Even this cynical, princess-wary mama fell in love with the hip story, the engaging characters, the fantastic jazz, big band, and cajun-infused soundtrack, and a whole lot of references to beignets. And most of all, the clear, powerful message that wishing on stars only gets you so far–hard work takes you the rest of the way.
(Thank you for that Disney; you just made my job a whole lot easier.)
Considering how much pressure was probably on Disney to do right by
their first African-American princess, I’d say they nailed it. Tiana makes for a strong, contemporary, self-actualized lead. If your
girls need to pick an animated princess as a role model, I’d
say this is a good one. She could kick Ariel’s scaly butt
In fact the script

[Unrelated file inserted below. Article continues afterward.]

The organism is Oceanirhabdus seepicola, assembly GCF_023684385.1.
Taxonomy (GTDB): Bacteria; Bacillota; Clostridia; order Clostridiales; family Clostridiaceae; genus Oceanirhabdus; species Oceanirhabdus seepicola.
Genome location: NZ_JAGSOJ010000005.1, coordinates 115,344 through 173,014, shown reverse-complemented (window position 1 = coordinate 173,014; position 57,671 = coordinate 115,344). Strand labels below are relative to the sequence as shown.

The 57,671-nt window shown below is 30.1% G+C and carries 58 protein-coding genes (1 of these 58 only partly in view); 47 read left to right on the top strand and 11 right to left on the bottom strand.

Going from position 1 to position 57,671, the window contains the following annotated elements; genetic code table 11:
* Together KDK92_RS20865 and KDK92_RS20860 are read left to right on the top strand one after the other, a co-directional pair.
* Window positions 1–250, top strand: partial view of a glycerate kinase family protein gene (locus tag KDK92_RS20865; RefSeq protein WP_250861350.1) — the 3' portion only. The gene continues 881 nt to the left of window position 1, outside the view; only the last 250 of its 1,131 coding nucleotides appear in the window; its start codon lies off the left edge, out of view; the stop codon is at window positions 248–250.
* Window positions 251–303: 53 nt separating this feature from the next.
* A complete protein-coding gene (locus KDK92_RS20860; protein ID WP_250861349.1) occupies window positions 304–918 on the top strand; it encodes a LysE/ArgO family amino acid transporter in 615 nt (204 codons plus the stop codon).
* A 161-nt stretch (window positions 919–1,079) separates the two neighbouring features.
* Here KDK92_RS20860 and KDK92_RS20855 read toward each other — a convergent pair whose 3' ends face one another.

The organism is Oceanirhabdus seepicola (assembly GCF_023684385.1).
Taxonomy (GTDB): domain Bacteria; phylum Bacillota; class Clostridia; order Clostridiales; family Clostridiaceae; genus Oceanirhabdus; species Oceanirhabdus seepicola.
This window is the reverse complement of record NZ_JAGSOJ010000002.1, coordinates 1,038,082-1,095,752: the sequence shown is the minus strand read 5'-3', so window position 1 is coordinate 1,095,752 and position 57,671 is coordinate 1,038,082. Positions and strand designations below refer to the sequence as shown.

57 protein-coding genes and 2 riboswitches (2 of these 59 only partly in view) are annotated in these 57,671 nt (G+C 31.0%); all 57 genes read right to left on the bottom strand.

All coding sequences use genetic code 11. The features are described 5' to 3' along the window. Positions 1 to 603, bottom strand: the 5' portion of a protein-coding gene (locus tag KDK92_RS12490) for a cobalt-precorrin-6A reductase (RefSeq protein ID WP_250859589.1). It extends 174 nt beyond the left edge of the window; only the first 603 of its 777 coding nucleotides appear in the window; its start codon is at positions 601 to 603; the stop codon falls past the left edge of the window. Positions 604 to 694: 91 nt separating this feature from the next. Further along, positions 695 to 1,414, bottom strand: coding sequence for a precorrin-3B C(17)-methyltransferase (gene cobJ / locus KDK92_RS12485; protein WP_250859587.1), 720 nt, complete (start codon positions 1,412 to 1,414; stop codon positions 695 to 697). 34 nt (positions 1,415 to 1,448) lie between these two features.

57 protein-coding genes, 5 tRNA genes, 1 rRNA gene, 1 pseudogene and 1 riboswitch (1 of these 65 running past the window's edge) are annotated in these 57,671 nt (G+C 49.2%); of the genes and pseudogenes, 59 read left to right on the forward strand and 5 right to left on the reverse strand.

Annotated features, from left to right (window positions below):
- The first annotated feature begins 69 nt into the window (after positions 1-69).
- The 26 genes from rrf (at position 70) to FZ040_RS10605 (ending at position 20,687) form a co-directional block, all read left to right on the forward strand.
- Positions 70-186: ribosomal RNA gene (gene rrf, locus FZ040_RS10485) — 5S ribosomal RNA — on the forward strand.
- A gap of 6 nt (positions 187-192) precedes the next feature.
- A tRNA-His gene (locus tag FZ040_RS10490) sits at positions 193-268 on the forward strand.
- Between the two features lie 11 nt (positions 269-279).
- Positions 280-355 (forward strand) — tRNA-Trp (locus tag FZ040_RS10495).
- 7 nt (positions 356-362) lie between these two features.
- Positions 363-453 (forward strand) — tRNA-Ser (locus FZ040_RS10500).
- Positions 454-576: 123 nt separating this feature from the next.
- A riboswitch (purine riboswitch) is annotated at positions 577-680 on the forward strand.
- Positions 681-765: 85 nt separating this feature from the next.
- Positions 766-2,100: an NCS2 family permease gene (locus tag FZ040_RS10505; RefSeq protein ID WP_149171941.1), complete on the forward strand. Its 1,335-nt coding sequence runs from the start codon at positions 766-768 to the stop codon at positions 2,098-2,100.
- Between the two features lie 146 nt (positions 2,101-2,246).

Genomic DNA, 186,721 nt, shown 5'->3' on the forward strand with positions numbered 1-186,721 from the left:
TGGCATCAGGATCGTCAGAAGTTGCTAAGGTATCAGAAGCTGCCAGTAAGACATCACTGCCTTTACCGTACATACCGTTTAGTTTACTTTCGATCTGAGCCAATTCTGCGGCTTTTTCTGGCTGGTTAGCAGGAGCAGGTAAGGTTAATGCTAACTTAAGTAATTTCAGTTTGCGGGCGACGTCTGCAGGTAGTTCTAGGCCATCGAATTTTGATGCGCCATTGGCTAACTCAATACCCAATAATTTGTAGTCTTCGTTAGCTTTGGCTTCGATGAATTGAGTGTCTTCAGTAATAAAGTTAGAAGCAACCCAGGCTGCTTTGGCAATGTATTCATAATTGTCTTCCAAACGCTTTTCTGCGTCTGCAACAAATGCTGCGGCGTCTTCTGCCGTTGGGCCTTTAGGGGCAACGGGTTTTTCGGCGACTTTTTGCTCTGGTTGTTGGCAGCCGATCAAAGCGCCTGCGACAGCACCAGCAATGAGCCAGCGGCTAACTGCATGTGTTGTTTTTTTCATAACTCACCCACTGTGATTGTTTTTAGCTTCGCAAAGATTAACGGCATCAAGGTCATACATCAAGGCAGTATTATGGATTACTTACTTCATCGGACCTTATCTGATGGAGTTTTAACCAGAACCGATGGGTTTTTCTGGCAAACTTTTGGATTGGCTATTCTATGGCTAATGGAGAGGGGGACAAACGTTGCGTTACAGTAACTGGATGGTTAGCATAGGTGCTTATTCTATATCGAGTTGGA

strikes just the right balance between the historical reality of being Black in jazz-era New Orleans and trademark
Disney Magic. Oh, and humor. (Props to screenwriters Ron Clements, John
Musker, and Rob Edwards.)
The story borrows a lot if its beats from The Wizard of Oz – a group of misfits on a perilous journey to meet the one person who can help them figure out whether what they want is what they need. But it feels so original, and so well produced, you can sense John “Pixar” Lasseter’s deft hands all over this. I was particularly struck by how spot-on perfect the casting is; you will spend your time enveloped in the story and not trying to figure out which celebrities they got. Although the talented John Goodman, as always, is impossible to miss as Big Daddy, the actual scene-stealers are names you probably don’t know at all.
Plan on seeing The Princess and the Frog twice; if you spend as much time watching your kids’ faces as I did, no doubt there’s something good that you missed.
More like this, Disney. More, more! –Liz